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I fully expect I'm in a group of one.
But especially as the QCX was first requested and now being
offered as field optimised.......
Imagine the gods gave were kind hearing the rarest of rare DX
when you trip over the feeder and it pulls out the back of your
radio, or the patch lead that was OK when you packed it away you
find is no longer.......
I know I don't want to be fudging with SMA connectors and mini
coax with minimal hand and soldering tools on a hill top or worse
still atop a ski jump.
SMA's were not "invented" to be a regularly disconnectable
connector, then add to it some dust & dirt "grinding paste"
and who knows how durable it will be on the trails.
At least some BNC's styles are available as "Solderless" that
will suffice for field repairs to get you out of trouble, even
then cable preparation can be a faff when you discover at the most
inconvenient time you have a bad cable.
in the past either by luck or by design the QRP labs enclosures
for the U3 has allowed for substitution and the drilling out &
fitting of a female shielded Banana Plug receptacle, more commonly
known as a SO239
Assembled PL259 can be reclaimed easily enough on hill tops,
although solderless and non-crimp also exist, the cable can be
remade without the need of a soldering iron for field day repairs
if need be if I have forgotten to pack a few spares......
We all have a favourite
"Shack Standard" RF Connector and like all good standards, they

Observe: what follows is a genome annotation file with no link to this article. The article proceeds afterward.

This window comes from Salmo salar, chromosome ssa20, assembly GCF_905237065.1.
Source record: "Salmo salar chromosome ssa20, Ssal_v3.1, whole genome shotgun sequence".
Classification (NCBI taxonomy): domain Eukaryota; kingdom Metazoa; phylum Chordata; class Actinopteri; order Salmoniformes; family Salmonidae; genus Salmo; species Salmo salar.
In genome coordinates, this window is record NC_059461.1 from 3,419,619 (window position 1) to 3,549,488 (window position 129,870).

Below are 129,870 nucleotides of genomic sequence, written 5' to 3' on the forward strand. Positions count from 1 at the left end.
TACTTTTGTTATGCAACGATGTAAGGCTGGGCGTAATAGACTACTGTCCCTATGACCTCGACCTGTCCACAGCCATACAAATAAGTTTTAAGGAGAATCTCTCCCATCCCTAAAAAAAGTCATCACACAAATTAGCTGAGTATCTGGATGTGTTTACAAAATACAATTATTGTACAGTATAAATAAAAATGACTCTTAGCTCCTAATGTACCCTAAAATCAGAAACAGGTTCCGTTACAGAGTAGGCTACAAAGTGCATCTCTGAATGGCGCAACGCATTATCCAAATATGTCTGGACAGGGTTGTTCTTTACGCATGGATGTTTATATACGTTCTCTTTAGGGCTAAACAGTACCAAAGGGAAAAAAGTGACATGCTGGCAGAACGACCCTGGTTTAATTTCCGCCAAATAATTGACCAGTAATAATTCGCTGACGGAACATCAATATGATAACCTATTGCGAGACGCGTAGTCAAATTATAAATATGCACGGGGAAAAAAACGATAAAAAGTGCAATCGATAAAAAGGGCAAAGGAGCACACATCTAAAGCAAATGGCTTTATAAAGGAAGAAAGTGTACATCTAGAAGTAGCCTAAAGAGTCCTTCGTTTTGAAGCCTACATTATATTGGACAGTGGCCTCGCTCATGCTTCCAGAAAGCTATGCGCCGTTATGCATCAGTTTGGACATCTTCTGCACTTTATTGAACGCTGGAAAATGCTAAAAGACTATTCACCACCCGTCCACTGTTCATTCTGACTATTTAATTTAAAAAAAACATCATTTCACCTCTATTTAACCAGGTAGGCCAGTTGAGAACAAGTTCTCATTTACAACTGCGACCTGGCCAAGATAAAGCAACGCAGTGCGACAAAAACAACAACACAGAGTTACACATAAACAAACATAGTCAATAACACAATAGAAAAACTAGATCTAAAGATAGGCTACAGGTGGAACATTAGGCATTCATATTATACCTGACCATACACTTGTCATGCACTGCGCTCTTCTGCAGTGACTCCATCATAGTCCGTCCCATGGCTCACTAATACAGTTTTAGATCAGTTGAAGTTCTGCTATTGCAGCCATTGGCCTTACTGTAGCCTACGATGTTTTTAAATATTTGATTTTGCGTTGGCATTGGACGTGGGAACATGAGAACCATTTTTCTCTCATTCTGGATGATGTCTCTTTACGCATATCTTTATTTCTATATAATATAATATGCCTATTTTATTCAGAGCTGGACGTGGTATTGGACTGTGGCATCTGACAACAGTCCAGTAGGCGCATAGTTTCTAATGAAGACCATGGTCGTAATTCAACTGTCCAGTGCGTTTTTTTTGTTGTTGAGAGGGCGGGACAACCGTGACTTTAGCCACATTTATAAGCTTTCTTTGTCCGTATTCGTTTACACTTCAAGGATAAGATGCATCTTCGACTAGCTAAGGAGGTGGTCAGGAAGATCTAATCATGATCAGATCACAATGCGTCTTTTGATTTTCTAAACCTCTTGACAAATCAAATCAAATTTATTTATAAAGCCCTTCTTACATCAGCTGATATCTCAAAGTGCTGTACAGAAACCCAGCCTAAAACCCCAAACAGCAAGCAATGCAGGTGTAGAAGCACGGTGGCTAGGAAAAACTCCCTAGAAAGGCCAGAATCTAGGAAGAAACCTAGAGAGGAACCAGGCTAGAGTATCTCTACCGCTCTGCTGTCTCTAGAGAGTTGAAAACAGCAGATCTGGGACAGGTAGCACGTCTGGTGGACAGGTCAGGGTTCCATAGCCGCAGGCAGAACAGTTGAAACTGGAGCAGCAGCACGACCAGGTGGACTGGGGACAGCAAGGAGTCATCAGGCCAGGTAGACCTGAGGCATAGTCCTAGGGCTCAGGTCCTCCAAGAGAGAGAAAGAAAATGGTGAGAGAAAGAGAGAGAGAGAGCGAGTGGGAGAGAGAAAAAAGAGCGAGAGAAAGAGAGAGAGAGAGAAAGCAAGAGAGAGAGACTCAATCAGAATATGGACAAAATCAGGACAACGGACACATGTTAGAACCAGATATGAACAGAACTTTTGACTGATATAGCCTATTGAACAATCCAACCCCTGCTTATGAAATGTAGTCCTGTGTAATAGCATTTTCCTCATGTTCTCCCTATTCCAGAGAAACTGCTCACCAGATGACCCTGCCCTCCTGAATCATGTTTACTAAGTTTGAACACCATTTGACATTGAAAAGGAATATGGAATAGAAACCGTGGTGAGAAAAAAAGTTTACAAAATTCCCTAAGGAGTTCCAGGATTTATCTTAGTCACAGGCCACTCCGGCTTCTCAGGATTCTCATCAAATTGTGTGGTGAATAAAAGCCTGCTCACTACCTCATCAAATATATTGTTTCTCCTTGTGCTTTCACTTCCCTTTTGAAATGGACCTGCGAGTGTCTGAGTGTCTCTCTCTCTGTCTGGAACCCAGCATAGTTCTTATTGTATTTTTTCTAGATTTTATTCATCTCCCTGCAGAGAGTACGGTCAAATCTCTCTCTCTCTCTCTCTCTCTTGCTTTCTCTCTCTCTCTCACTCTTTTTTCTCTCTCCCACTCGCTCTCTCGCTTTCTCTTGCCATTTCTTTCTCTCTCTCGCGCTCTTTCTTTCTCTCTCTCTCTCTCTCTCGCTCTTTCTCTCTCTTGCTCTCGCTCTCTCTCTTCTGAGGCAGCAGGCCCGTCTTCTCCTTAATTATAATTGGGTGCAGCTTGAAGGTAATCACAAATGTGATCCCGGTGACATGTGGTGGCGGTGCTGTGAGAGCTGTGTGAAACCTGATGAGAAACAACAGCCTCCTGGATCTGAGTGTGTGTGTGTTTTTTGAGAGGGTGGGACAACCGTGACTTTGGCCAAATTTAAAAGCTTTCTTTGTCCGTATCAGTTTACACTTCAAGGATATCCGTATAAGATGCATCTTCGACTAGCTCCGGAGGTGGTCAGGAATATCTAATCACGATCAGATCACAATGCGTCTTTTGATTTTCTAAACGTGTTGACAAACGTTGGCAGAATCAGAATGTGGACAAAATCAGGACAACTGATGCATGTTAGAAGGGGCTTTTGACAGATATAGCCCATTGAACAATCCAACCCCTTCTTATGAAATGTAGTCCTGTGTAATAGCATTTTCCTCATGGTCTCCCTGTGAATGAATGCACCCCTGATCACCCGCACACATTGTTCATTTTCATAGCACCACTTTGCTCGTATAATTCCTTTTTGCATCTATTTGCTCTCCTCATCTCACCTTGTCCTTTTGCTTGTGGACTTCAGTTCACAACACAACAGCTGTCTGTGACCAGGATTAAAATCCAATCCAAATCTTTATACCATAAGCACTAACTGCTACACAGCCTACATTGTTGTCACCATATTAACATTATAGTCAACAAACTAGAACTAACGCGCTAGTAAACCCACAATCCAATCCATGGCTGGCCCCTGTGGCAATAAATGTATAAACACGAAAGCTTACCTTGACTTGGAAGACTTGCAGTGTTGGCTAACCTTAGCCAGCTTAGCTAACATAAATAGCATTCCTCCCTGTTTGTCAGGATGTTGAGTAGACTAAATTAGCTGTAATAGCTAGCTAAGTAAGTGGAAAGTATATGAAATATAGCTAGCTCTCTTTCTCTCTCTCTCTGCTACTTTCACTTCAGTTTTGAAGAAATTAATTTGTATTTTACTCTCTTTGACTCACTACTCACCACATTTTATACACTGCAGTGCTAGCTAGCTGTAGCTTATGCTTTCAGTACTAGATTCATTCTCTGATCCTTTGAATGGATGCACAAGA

are far from it......
If the QCX enclosure had what ever the preferred end up
being "RF Out" suitably separated from the next connector then we
all could pick & choose "our own" favourite SMA, TNC, SMB, BNC
Chassis socket. Or whatever........?
On 06/08/2020 14:49, Jim Mcilroy via
At one stage in my professional life I worked in a components
factory which made SMA, TNC, SMB, BNC and you name it. We also
made semi-rigid and flexible cable assemblies for space and
general aviation applications.
The network analysers we used had SMA on the ports as we
measured up to 26GHz in the day. They were good for more than 50
mate/demate cycles but they were of high quality.
I agree that TNC is a resilient connector and would like to see
it used more.
If a connector fault was reported or something sent back we
would measure what we could and if in doubt pot the connector
and section it to see how the assembly materials fared. I did
see one example of a faulty SMA where some metal of the inner
connector dislodged, made its way through the dielectric to the
outer core and short circuited.
PS BNC connectors are OK up to 4GHz
On 06/08/2020 14:39, Dave wrote:
The SMA is only rated for 50 mate/demate cycles, and that is for
the real gold plated versions. Quite a nice connector for
applications that call for a very few disconnects, like inside
There is a reason why the BNC is found on scopes and signal
The TNC is a close relative of the BNC, without the
vibration induced connection noise.
I have to admit to a preference for BNC.
What kind of issues have they seen?
The NanoVNA group
has been seeing some issues with SMA connectors.
It's too bad TNC connectors aren't more prevalent in
amateur equipment. I have some LMR cables with TNC
connectors and they really are quite robust...